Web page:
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Workers Start Dismantling Dams In Wash.

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Work crews Thursday begin dismantling the two dams on the Elwha River, on Washington's Olympic Peninsula. By some measures, this is the largest dam-removal project ever — and, at 210 feet, one of the dams is certainly the tallest dam ever taken down. The process is an extremely tricky one — in terms of engineering, ecology and politics — but environmentalists hope this project heralds the beginning of the end of the age of big dams in the American West. Those who like big dams, for economic reasons, worry about the same thing. Michele Norris talks with NPR's Martin Kaste.
NPR

'Star Wars' Editors Defy Hollywood Conventions

In a film industry often dominated by men, there's at least one exception: Many editors are women. Maryann Brandon and Mary Jo Markey speak about their work on the new Star Wars.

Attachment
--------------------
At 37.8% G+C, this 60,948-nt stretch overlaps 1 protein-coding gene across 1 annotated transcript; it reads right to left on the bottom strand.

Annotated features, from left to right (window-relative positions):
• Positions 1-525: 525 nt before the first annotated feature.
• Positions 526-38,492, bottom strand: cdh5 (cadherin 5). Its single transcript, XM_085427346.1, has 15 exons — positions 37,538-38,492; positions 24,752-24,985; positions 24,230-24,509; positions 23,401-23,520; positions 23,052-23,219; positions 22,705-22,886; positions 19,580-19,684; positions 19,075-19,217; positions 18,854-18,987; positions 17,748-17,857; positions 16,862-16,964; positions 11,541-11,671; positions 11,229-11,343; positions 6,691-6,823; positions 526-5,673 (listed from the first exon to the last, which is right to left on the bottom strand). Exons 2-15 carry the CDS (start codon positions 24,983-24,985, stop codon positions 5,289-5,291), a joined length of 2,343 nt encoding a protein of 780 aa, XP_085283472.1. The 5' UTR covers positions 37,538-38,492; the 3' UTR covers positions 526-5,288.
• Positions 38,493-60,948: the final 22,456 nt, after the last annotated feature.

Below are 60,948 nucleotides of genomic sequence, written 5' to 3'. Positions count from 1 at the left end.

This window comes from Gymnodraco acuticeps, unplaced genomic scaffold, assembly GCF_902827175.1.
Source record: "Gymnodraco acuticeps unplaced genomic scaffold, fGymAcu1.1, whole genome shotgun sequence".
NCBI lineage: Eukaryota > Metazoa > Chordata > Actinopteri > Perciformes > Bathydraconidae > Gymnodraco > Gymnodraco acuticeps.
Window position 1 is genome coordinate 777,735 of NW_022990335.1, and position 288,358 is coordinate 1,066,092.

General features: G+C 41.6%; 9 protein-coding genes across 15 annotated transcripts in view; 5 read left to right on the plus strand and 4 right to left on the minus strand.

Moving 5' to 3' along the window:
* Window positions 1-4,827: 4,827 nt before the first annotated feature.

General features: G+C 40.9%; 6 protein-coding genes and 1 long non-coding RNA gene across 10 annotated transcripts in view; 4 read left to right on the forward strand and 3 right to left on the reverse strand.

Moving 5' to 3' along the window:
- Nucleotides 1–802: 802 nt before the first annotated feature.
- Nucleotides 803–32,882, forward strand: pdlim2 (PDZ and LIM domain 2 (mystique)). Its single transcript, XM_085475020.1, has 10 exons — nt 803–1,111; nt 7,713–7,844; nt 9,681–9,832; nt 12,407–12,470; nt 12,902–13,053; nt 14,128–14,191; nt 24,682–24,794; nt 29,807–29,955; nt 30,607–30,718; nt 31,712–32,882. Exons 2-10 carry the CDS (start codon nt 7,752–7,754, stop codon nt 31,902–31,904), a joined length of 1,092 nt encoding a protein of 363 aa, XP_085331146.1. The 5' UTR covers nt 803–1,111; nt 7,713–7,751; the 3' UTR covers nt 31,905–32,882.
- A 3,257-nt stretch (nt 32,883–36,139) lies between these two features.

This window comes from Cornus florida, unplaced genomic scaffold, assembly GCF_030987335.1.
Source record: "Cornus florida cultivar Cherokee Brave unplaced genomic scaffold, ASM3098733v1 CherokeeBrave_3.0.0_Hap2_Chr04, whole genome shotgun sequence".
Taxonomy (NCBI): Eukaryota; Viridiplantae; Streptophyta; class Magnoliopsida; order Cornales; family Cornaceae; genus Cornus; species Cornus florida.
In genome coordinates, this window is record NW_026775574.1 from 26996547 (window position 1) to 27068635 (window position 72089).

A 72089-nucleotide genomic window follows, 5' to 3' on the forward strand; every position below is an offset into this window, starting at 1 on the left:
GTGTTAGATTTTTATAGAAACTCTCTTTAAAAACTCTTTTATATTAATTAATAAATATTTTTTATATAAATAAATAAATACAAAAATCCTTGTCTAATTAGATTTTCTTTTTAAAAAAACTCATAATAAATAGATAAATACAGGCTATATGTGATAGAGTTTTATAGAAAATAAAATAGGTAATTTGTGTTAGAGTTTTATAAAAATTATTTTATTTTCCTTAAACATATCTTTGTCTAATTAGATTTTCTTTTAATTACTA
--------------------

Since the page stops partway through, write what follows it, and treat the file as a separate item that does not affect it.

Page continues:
NPR

Florida Says Its Fruits, Vegetables Are Safe From Invasive Fruit Fly

Since September, Florida has been fighting an infestation of the Oriental fruit fly, an invasive pest that threatened more than 400 crops. The state declared the insect eradicated as of Saturday.
NPR

Who Are The Possible Candidates To Fill Scalia's Seat?

Any pick by President Obama is sure to touch off a tough confirmation fight. But who will be at the center of the fray? Here are a few likely candidates.
NPR

West Point Students' Plan To Counter ISIS Online Strategy

The State Department sponsored a contest to find the best ways to combat ISIS propaganda online. A group of cadets from West Point got second prize. Rachel Martin speaks with team member CJ Drew.

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